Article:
parent by design:

day 16: help your child to develop a growth mindset

"Whether you think you can or you can't... you're right."

- Henry Ford

what is a 'growth mindset'?

Growth mindset is a phrase coined by Dr. Carol Dweck, Professor of Psychology at Stanford University, after studying the behaviour of thousands of children; Dweck uses the word 'mindset' to describe a particular set of beliefs that people have around learning and intelligence. Below we outline some of the differences between a growth mindset and a fixed mindset:

  • People with a growth mindset believe that intelligence and ability are malleable and can be improved, whereas people with a fixed mindset believe that intelligence and ability are innate and static.
  • People with a growth mindset see FAILURE as an opportunity to improve; people with a fixed mindset see failure as a permanent outcome and one to be avoided,
  • People with a growth mindset see criticism as a chance to learn, people with a fixed mindset see it as a personal attack- a judgement about them. 
  • People with a growth mindset choose more difficult and challenging tasks, they are not afraid to fail in the pursuit of improvement. Fixed mindset people choose easier tasks, it's more important that they get something right. 
  • People with a fixed mindset see effort as more important than talent, they are more likely to try something new or adopt a different strategy of they don't get the result that want, for people with a fixed mindset, the opposite is true. 

why is it important

As you can tell from the above distinctions, a growth mindset is a fundamental building block to success, in school, in relationships, in work, in life itself.

Whatever your child chooses to do, if they posses growth mindset attributes then they are more likely to succeed than not. They will bounce back from failure more rapidly, they will try new things, work hard to improve, and be more motivated to do well.

The good news is that you can help your child to develop a more 'growth mindset' approach, even if they are closer to the fixed mindset end of the spectrum.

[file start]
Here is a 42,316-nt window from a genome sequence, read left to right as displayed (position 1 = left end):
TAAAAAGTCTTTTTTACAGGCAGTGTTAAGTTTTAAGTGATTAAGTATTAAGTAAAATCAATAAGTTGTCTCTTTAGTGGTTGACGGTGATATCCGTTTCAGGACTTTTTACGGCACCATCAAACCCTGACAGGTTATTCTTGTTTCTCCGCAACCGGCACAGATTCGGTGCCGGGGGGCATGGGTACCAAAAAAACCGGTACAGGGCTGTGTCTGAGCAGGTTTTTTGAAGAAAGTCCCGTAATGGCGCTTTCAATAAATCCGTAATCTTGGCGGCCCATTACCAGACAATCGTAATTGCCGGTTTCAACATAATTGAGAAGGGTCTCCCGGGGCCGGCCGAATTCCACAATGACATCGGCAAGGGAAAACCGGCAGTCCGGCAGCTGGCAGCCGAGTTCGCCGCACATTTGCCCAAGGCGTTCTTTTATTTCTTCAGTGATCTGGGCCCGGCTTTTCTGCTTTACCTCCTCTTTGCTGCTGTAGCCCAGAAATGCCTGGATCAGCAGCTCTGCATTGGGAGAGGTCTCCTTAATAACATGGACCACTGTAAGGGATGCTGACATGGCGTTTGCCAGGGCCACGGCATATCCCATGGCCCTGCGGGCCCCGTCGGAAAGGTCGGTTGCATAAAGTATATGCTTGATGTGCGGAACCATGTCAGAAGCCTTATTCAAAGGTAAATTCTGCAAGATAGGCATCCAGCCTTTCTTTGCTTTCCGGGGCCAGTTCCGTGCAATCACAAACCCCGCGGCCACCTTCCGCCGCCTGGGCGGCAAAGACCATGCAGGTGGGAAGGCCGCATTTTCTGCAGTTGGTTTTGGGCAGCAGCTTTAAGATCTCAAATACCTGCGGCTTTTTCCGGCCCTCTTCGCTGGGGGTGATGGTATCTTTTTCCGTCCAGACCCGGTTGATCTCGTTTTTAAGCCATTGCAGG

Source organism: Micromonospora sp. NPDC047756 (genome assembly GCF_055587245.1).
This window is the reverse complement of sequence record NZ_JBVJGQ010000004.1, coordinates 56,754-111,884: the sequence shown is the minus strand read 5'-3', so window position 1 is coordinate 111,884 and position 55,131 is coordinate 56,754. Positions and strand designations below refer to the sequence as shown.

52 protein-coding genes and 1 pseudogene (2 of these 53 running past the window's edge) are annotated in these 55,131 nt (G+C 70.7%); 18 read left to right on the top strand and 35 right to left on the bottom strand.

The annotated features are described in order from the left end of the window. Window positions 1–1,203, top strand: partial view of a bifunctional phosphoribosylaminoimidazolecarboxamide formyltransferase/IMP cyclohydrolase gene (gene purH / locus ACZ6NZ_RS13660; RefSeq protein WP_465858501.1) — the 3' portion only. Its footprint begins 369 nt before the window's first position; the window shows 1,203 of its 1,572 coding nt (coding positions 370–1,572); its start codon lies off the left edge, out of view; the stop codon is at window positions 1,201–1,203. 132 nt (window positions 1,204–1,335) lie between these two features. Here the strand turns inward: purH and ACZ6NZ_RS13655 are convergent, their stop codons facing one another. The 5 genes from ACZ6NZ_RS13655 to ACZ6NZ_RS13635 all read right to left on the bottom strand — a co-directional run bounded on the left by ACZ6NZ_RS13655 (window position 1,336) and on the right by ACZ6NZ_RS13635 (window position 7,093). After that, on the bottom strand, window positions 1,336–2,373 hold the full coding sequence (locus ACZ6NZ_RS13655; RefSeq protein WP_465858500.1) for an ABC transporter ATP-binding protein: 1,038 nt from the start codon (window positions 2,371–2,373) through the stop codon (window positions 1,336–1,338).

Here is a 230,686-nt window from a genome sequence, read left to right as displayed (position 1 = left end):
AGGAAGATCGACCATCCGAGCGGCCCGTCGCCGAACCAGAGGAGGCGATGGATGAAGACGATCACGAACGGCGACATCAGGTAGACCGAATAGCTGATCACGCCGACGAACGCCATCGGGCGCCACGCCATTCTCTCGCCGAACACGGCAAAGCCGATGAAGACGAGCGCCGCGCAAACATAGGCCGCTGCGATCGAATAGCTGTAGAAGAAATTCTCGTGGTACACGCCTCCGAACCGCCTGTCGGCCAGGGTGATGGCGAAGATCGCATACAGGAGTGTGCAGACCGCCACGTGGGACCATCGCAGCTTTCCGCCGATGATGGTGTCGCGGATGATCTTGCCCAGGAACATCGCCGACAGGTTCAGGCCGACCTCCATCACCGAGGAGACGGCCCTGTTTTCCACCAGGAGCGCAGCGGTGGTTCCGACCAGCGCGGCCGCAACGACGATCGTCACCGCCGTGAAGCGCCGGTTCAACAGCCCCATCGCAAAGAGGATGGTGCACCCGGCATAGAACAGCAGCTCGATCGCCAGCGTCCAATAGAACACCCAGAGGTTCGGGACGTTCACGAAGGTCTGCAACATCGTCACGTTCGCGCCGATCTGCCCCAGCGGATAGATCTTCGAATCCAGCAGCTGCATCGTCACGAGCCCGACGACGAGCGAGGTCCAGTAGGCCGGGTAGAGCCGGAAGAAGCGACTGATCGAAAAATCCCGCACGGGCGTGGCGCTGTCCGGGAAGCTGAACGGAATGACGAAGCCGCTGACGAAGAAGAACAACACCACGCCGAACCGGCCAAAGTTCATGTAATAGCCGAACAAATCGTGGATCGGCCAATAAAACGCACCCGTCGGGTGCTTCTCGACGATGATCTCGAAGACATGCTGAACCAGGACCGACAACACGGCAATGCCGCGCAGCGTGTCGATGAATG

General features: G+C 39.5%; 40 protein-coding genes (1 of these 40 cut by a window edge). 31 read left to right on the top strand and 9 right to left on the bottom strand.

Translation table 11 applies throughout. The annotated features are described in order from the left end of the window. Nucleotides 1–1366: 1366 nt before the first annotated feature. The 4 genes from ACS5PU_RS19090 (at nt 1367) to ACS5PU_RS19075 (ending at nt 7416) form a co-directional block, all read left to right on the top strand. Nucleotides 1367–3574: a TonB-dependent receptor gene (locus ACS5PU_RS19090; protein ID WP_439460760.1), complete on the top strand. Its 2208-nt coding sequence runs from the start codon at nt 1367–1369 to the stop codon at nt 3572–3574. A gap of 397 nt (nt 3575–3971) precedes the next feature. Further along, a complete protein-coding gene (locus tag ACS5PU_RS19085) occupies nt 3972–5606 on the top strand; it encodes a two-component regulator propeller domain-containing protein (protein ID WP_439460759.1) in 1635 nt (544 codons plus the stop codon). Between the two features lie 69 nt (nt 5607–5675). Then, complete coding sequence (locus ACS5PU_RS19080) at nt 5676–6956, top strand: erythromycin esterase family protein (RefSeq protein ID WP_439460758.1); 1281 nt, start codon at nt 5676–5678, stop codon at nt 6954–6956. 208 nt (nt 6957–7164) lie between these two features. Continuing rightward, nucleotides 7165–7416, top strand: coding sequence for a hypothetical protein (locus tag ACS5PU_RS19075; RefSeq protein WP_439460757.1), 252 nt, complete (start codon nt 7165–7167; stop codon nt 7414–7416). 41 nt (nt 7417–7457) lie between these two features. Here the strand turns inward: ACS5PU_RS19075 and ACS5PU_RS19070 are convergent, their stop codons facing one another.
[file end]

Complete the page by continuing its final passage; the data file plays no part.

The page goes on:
how do we teach growth mindset

We do 3 things to help our kids to develop a growth mindset. 

  • 1
    Teach them our 123 technique.
  • 2
    Teach them the power of words.
  • 3
    Teach them to embrace failure.

We'll show you how to do number 1 and 2 in this module, and number 3 is dealt with in module 18.

the 123 technique

We made a little video that you can show your child to introduce this technique.

Our 123 technique will help your child to:

  • 1
    Look at any situation and no matter how difficult or challenging it is, recognise that there is at least ONE positive
  • 2
    By thinking of TWO things they learned your child will recognise that ALL situations are an opportunity for them to learn something.
  • 3
    By thinking of THREE things they could do differently next time they get their brain into solving problem mode. This also helps with their HOTS as we discussed in day 10. The other thing that this does is that by thinking of potential solutions, your child is creating better INPUTS, so that when this situation happens again, mentally they will have more choices in the moment as to which action to take.

To keep the 123 technique front of mind, we've created a printable for your wall. Put it where it can be seen and every time your child has a challenging experience, ask them to do their 123.

the power of words

The second thing we do to help our kids to develop a growth mindset is help them to use the right words.

The language we use is very powerful, words act as instructions to our brains.

And, the brain is very well behaved- it does exactly what you tell it to.

We have identified a number of phrases and words that aren't very useful when it comes to helping our kids to develop a growth mindset and we have created alternative, more growth mindset friendly words and phrases.

We've created a printable that you can stick on your wall.

Whenever you hear your child say one of the fixed mindset words or phrases, see if you can steer them towards using a growth mindset work or phrase instead.